The Milwaukee Journal Sentinel’s political gossip columnist Dan Bice is reporting Glendale Mayor Bryan Kennedy, a former candidate for Milwaukee County Executive, has filed an ethics complaint against Mike Maistelman, the Democrats’ best election lawyer.
Kennedy is a “former” candidate because Maistelman, representing County Supervisor Theo Lipscomb, got enough nomination petitions thrown out to kick Kennedy and former state Sen. Jim Sullivan off of the ballot. Sullivan is appealing the Election Commission’s decision.
Full disclosure, Maistelman and Associates have done legal work for RightWisconsin and me because Maistelman is good at what he does. And he’s damn funny.
Kennedy is complaining that Maistelman represented the mayor a gazillion years ago when Kennedy was one of the series of Democratic losers who ran against Rep. Jim Sensenbrenner (R-WI05). Kennedy, Bice and reporter Alison Dirr reminds us, used campaign funds to pay himself a salary. Maistelman should’ve obtained a waiver from Kennedy, the mayor believes, even though Maistelman last represented Kennedy in 2006.
The Journal Sentinel then quotes several legal ethics experts who don’t have much sympathy for Kennedy’s complaint. That makes sense because, in this bubble of politics, sooner or later election law attorneys are going to cross paths with former clients. Did Kennedy expect Maistelman to move to another state or give up practicing law?
Ironically, among Kennedy’s complaints is that he and Maistelman were friends, but Maistelman practices “slimy Chicago-style politics.”
“That is the reason that I have not done business with him in more than a decade,” Kennedy told the Milwaukee Journal Sentinel.
Does Kennedy mean Chicago-style politics like those practiced by former President Barack Obama in his first campaign for state senate? Obama had one of his opponents tossed off the ballot, too. Perhaps Kennedy has been secretly voting Republican for president.
As for not doing business with Maistelman, Kennedy had no problems accepting campaign contributions from the election law attorney. What other ethical compromises is Kennedy willing to make?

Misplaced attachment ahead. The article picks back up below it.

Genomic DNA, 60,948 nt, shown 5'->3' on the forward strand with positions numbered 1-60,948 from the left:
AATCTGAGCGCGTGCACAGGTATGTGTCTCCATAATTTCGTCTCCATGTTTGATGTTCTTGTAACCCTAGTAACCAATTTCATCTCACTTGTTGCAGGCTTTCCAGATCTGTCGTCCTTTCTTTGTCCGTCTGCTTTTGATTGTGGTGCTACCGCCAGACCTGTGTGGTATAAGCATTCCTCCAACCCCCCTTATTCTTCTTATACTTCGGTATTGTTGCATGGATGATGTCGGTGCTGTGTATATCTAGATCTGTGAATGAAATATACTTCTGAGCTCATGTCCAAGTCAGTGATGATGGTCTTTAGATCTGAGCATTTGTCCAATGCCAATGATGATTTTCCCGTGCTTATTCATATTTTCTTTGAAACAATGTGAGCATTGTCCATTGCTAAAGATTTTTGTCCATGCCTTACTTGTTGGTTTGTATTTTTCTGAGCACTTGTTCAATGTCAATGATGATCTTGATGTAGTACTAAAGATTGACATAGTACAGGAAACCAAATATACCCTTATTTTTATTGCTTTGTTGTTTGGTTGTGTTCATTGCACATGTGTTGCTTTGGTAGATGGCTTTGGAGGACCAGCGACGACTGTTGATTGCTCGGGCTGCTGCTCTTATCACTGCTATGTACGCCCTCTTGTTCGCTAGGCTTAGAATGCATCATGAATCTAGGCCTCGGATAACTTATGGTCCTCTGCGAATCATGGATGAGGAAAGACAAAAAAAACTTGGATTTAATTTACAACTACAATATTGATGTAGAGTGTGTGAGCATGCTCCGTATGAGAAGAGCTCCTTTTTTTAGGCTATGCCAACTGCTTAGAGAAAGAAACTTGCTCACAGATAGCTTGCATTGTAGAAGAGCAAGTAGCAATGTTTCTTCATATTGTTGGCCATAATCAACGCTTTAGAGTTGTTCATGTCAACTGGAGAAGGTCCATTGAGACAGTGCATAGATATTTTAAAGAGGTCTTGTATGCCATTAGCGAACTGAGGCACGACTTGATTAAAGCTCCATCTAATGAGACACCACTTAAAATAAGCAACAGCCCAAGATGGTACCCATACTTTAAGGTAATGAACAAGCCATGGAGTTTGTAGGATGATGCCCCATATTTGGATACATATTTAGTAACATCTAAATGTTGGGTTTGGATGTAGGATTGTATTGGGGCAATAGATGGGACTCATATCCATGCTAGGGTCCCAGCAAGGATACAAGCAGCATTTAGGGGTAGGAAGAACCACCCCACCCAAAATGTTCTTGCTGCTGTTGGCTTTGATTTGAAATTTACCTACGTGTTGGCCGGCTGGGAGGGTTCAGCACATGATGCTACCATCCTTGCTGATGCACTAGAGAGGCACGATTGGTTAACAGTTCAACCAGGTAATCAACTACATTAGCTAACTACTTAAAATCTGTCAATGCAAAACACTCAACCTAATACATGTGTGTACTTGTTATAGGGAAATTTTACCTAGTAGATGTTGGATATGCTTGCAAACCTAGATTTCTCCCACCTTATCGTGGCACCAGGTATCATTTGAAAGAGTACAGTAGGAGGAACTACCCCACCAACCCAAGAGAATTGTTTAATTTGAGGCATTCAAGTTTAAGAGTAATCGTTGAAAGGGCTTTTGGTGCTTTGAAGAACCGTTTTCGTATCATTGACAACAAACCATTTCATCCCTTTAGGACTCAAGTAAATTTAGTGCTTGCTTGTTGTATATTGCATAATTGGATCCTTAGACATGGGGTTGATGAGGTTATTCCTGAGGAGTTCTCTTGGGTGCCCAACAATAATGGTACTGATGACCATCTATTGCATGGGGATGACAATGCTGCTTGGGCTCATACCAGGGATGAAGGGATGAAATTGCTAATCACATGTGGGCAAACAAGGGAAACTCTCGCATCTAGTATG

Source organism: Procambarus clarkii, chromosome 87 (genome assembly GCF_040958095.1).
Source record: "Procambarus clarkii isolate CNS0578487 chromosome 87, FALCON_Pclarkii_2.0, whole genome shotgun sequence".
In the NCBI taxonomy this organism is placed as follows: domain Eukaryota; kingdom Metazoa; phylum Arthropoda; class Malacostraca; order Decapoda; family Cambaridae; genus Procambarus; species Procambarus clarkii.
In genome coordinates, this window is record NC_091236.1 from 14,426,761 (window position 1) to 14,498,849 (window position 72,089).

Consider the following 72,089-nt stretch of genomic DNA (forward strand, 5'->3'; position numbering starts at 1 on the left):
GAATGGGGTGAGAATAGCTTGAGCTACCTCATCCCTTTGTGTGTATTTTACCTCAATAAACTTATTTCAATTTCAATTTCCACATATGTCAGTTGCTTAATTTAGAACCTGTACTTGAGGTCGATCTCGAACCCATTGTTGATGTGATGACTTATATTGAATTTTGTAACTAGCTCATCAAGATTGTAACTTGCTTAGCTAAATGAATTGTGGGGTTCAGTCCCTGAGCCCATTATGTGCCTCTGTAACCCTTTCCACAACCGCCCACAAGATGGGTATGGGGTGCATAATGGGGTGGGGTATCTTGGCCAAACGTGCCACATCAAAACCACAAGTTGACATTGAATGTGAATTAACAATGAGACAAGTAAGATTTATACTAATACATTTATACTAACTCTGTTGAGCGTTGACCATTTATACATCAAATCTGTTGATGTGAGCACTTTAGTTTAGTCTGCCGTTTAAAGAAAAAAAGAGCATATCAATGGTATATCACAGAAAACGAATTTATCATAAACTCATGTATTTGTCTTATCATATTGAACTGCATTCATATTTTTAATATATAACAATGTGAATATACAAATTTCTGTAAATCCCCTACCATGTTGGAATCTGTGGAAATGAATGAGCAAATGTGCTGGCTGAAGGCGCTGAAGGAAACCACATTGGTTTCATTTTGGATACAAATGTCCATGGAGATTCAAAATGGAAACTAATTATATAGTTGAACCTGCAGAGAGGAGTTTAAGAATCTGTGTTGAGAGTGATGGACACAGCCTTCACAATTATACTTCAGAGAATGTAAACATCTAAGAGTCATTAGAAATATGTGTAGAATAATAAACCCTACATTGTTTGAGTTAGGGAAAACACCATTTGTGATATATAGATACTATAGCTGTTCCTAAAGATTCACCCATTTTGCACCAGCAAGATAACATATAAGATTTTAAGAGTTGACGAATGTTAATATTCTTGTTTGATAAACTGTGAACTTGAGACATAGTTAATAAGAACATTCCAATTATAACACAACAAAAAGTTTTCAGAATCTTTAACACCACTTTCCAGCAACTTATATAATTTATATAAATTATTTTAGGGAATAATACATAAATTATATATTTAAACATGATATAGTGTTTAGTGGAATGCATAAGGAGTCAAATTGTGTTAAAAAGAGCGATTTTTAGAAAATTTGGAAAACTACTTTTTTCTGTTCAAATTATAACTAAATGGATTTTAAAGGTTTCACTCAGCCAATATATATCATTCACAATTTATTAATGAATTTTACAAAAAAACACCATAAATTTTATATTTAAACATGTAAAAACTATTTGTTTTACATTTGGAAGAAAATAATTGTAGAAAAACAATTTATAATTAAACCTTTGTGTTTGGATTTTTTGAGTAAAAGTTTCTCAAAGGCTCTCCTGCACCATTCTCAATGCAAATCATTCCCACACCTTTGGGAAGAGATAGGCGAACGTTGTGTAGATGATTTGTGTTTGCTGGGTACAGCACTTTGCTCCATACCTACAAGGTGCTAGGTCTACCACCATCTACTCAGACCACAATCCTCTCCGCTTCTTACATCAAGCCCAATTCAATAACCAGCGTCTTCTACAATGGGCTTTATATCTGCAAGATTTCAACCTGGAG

Of course, there is no real substance to Kennedy’s complaint. Kennedy is not moving to have Maistelman recuse himself from the case. If Maistelman did, Lipscomb would be given time to find a new lawyer, enough time that the ballots would be printed without the names of Kennedy and Sullivan before Sullivan’s appeal can be heard.
The fact is, the law is pretty clear about circulators of nomination papers only doing it for one candidate per public office. It’s an old, old rule, known by almost every politician, and the certification for the circulator at the bottom of each of the nomination petition pages states that the circulator intends to support the candidate.
Milwaukee County isn’t the only community keeping Maistelman busy. In Oconomowoc, the Waukesha County Democratic Party asked Maistelman to get involved in a case where a mayoral candidate, Common Council President Louis Kowieski, failed to submit 200 valid signatures. The clerk originally thought Kowieski submitted enough signatures after a number of them were successfully challenged, but a recount put Kowieski short. He is going to run as a write-in candidate.
Kowieski and his supporters, rather than accept responsibility, are blaming the injection of partisan politics in a non-partisan race.
The very first sentence of the law regarding nomination papers puts the responsibility for collecting the necessary signatures on the candidates. “Each candidate for public office has the responsibility to assure that his or her nomination papers are prepared, circulated, signed, and filed in compliance with statutory and other legal requirements,” the law states.
As Maistelman told the Waukesha Freeman, “If you seek an office whose duties include upholding the law, you should, at a minimum, be able to follow the laws that apply to seeking that office.”
Kennedy, Sullivan, and Kowieski would rather put the blame on their opponent or, in Kennedy’s case, their opponent’s lawyer.
If Kennedy and Sullivan were so incompetent that they couldn’t oversee the collection of nomination signatures by their campaigns, how does anyone expect either of them to run the largest county in the state? And if Kennedy is going to throw a tantrum and file a baseless ethics complaint, he doesn’t have the temperament to serve as Milwaukee’s county executive.
As for Kowieski, he can blame partisan politics all he wants. But in the end, he’s responsible for not making the ballot. If Kowieski can’t own up to that failure, perhaps he’s not ready to be mayor.